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An identity crisis

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Fri, Oct 26, 2012

Editor: My love for the land of my birth is as profound as Barack Obama’s unflinching resolve to retain power as leader of the free world. This patriotic zeal has enabled me to adopt a more in-depth nationalistic perspective on issues that are abstract to the average Vincentian.{{more}} As a result, I can challenge any pertinent national issue without any inhibition or fear of reprisal. This is quickly becoming a rare Vincentian trait, since the political directorate has developed a culture of bridling dissenting voices.

In this period of heightened nationalism, I openly challenge the practice of observing the singing of the National Anthem standing erectly at attention. Doesn’t this vestige of colonialism convey rigidity and aloofness? Doesn’t the placing of the right hand on the left breast symbolize a greater feeling of loyalty, love and devotion instead of assuming a military stance in reverence to the queen? The acceptance of the pledge is another area in which I diverge. As a God-fearing person, I refuse to pledge unconditional loyalty and devotion to any being (resource), apart from a supernatural being, GOD, since my thoughts, words and actions are controlled by Him.

Thirty-three years of political independence should jolt our national consciousness to the realization that our lone national hero does not exemplify our collective identity as a nation. Whilst Paramount Chief Chatoyer staunchly defended St Vincent from the gluttonous clutches of European imperialism, his deed was principally in the capacity of defender of the Carib nation from South America to the southern Caribbean. Therefore, the unified cry for a bona-fide National Hero resonates island-wide.

Additionally, elementary schools’ facilitators continue to indoctrinate their charges with pre-independence curricula. A case in point is the notion that St Vincent consists of five parishes, without inculcating that the Grenadines is part of St Vincent and as such is a parish of St Vincent! Similarly, shouldn’t a town from the Grenadines (Port Elizabeth?) be factored in as one of the towns (seven?) of St Vincent and the Grenadines? I am under no illusion that these suggested inclusions will be instrumental in harmonizing the divide. This bears credence in the fact that the Grenadines boasts 80 per cent of the nation’s airports, despite occupying only 22 per cent of SVG landmass!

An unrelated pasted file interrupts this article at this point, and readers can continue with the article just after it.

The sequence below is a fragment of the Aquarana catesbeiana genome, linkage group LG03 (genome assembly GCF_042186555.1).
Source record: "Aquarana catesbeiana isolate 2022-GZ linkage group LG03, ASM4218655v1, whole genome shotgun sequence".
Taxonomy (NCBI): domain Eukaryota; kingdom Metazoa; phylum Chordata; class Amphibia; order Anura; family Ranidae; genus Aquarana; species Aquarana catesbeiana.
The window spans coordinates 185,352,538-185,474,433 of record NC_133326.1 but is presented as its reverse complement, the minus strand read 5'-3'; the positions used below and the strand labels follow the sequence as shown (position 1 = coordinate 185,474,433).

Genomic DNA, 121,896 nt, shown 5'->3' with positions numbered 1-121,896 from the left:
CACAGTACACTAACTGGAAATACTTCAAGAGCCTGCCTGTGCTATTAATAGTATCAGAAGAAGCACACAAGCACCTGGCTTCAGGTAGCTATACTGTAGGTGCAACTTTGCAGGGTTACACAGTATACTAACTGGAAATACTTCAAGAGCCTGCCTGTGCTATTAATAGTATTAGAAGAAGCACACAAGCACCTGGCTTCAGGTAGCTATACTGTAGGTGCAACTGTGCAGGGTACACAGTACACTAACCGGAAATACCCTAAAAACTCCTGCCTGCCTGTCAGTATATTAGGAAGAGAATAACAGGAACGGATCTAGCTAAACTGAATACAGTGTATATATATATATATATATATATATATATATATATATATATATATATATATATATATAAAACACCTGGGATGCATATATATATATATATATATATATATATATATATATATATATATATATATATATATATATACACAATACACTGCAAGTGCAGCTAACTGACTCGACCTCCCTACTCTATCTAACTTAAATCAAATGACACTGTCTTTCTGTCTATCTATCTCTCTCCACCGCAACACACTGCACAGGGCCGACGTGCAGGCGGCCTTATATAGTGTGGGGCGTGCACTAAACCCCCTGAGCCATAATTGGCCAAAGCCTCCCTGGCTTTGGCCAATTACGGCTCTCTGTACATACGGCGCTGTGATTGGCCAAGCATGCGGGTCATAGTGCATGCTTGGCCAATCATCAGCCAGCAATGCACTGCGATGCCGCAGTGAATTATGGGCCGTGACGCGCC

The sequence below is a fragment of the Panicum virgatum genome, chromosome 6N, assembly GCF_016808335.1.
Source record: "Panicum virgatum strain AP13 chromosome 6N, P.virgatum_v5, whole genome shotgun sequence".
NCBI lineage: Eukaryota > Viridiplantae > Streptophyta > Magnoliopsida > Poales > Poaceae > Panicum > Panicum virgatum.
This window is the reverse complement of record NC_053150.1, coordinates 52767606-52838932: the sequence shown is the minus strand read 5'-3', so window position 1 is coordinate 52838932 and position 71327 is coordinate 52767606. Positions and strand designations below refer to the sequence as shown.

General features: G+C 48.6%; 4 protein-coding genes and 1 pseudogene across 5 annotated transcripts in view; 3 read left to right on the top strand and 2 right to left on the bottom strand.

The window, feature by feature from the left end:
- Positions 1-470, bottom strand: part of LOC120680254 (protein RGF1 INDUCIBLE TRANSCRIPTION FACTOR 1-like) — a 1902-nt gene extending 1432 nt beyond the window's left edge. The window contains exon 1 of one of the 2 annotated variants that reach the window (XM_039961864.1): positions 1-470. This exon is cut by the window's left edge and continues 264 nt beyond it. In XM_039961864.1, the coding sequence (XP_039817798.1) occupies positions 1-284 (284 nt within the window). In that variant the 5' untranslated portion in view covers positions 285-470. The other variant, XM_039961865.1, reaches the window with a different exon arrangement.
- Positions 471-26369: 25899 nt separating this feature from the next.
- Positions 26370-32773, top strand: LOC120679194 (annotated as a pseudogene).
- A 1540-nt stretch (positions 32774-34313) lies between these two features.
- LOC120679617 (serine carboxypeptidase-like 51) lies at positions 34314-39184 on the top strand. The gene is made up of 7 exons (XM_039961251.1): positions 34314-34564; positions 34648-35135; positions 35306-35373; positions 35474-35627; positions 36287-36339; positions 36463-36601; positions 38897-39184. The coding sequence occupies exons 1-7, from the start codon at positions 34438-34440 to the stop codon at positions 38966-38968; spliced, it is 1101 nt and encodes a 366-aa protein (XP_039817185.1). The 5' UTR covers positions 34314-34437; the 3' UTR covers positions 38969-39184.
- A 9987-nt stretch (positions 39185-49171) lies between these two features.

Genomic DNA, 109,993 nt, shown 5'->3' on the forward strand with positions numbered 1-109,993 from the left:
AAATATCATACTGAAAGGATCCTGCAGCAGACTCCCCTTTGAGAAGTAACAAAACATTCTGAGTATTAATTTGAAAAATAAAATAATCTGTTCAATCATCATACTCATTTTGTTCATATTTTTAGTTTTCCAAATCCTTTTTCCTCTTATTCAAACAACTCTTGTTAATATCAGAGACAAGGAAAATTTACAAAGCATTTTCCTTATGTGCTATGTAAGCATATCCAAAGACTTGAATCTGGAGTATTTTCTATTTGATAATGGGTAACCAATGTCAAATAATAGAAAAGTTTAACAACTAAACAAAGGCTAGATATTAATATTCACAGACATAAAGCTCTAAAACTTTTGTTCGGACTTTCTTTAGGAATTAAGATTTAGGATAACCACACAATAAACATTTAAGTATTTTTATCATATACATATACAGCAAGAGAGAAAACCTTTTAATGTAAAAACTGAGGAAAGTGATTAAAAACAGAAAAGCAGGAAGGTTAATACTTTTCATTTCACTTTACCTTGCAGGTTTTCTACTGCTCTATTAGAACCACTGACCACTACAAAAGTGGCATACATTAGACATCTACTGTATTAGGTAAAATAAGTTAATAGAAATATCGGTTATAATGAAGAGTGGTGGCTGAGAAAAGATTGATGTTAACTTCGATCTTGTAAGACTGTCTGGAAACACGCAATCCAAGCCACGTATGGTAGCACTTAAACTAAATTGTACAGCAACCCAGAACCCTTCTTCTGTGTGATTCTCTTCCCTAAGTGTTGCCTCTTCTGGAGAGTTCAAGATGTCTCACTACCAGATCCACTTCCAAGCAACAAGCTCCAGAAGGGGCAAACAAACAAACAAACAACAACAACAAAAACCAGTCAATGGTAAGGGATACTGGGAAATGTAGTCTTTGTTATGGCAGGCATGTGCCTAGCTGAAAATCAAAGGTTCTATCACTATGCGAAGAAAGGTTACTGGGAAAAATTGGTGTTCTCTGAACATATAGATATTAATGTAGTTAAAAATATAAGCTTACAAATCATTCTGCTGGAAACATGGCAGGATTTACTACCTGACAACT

Isn’t it comical that roasted breadfruit is part of our national dish, yet the breadfruit plant is alien to many Grenadines residents? Pertinently, our national sports teams rarely reflect the Grenadines component of our national civilization. That is why Adonal Foyle should be cherished as a national icon who has fortified the resolves of his Grenadines counterparts, while blazing the trail for all Vincentians. Mr Foyle has broken previously impenetrable frontiers that have since been crossed by Oral Roberts, Sophia Young, Sancho Lyttle and Alsward Hooper.

Yes, I am cognizant that SVG is experiencing unprecedented economic crises. I’m also aware that inconsiderate Vincentians with an alarmingly high volume of bogus refugee claims have forced Canadian immigration authorities to implement visa restrictions on Vincentian nationals. Whilst I may be too patriotic to accept the argument that unreliable Vincentian travel documents necessitated such a policy, I am compelled to articulate that the actions of some Vincentians occasionally make me question my nationality.

What I do not question, however, is my desire that the above points penned be dissected in the interest of national development. Happy 33rd anniversary SVG!!!

Collin CA$H Haywood

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